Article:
Fit For Flight?

There are good reasons pilots must comply with at least some rudimentary medical standards.


Establishing someones basic medical fitness for flight has long been a prerequisite for pilot certification. Before even going far beyond initial lessons, primary students should have obtained at least a Class III FAA medical certificate, which is a requirement before their first solo.

After obtaining a certificate, the FAA essentially requires pilots to “self-certify” they are medically fit for each flight. Renewals by an Aviation Medical Examiner (AME) usually arent cumbersome or in doubt. Basically, unless something in the pilots medical history raises a red flag at the AMEs office, or the pilot confesses to a potentially disqualifying condition, obtaining and maintaining a medical certificate isnt that hard. For now, anyway.

A recent report from the U.S. House of Representatives Committee on Transportation and Infrastructure found what it labeled “egregious cases of airmen lying about debilitating medical conditions on their applications for Airman Medical Certificates.” According to the report, the Department of Transportations Inspector General “found more than 3200 airmen holding current medical certificates while simultaneously receiving Social Security benefits, including those for medically disabling conditions. While the U.S. Attorneys Office ultimately prosecuted more than 40 cases, hundreds more could have been pursued if resources had not been constrained.”

Some conclusions in the Committees report were based on finding inappropriate substances during accident-pilots post-mortem toxicology screens. The report went on to conclude, “Pilots with undisclosed medical conditions pose safety dangers to themselves and the public,” and recommended the FAA coordinate with disability-benefit providers while “spot-checking” application-form disclosures and ensuring “swift and meaningful consequences” for violations.

At least one of the fatal accidents examined in the report certainly involved a seemingly intentional failure to disclose a potentially disqualifying medical condition. However, that particular accident also involved “failure of the horizontal situation indicator” and the “pilots failure to maintain aircraft control,” according to the NTSB.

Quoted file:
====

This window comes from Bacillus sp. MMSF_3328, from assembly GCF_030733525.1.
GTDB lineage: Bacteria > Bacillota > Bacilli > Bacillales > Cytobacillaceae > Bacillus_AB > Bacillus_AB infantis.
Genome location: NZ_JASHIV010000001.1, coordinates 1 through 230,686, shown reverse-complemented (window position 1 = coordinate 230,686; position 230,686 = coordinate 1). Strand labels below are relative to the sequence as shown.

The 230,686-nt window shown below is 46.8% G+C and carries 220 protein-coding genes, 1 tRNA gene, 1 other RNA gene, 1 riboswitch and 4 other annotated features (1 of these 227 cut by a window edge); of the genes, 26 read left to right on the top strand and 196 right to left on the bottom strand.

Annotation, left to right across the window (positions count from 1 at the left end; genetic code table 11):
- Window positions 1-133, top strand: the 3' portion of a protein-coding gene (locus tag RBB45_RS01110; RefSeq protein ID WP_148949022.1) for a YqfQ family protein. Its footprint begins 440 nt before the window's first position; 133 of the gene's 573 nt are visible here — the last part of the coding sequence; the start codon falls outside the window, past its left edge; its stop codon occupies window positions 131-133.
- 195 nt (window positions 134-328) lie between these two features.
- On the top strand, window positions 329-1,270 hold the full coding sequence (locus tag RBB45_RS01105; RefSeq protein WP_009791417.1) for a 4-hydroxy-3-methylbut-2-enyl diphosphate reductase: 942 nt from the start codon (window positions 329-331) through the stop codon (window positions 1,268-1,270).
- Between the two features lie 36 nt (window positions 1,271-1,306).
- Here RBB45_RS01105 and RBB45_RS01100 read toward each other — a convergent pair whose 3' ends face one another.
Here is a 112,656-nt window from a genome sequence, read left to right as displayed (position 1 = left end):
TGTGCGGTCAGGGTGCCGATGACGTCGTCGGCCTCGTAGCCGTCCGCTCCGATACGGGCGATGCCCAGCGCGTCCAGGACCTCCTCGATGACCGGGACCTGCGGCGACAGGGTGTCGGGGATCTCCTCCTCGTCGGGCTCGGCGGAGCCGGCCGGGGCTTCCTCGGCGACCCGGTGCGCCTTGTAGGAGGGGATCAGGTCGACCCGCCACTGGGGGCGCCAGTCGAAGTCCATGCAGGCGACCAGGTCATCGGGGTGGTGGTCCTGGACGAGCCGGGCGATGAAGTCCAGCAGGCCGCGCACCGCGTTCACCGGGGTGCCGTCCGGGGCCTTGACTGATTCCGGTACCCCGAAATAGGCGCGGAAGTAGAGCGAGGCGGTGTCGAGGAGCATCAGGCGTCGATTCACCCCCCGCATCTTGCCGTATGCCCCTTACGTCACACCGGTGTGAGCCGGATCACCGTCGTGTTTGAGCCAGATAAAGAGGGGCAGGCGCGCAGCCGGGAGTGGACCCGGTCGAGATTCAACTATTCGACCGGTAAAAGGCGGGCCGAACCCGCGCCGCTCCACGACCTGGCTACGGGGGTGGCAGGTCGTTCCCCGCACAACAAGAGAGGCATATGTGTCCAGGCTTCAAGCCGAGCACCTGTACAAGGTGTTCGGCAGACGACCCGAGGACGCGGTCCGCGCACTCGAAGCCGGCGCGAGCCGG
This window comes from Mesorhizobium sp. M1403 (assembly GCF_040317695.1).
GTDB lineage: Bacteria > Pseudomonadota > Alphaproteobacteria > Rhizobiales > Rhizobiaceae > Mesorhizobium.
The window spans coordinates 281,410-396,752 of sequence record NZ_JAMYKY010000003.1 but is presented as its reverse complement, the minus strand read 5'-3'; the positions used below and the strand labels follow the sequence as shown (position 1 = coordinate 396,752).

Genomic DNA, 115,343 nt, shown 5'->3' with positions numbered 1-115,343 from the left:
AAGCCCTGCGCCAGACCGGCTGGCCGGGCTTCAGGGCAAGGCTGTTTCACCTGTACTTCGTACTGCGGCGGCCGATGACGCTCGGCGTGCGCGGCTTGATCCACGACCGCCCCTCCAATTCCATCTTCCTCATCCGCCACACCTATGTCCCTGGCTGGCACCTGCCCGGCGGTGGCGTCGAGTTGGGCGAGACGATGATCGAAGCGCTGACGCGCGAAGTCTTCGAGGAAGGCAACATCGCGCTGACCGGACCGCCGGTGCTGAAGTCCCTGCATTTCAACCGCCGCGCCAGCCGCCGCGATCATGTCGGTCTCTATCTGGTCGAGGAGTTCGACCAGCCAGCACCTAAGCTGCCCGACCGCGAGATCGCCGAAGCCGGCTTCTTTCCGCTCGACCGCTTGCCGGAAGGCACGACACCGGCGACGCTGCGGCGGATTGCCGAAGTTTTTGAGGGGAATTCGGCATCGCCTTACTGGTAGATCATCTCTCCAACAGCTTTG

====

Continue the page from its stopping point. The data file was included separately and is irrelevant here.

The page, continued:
The FAAs medical certification rules are, perhaps, the most routinely violated of all aviation regulations. But mass quantities of aircraft are not falling out of the sky because of this. Similarly, the FAAs medical certification rules are long past TBO and need a major overhaul. And the populations general safety could be greatly enhanced by enacting more stringent medical standards for motorists.

But its likely the Committees report will at least stimulate the FAA into stepping up its medical enforcement activities. Even so, the burden of ensuring were medically fit for flight remains squarely on the pilots shoulders. Lets discuss what can happen when we try to cut that corner.


On May 5, 2005, at 0914 Pacific time, a Gulfstream 695A collided with terrain several hundred feet short of the approach end of Runway 12R at the North Las Vegas (Nev.) Airport (VGT). The Airline Transport pilot experienced an incapacitating event during the flight and was the only fatality. One passenger was seriously injured; the other received minor injuries. The airplane was substantially damaged. Visual conditions prevailed for the flight, which originated from VGT at 0830 with San Diego, Calif., as its intended destination.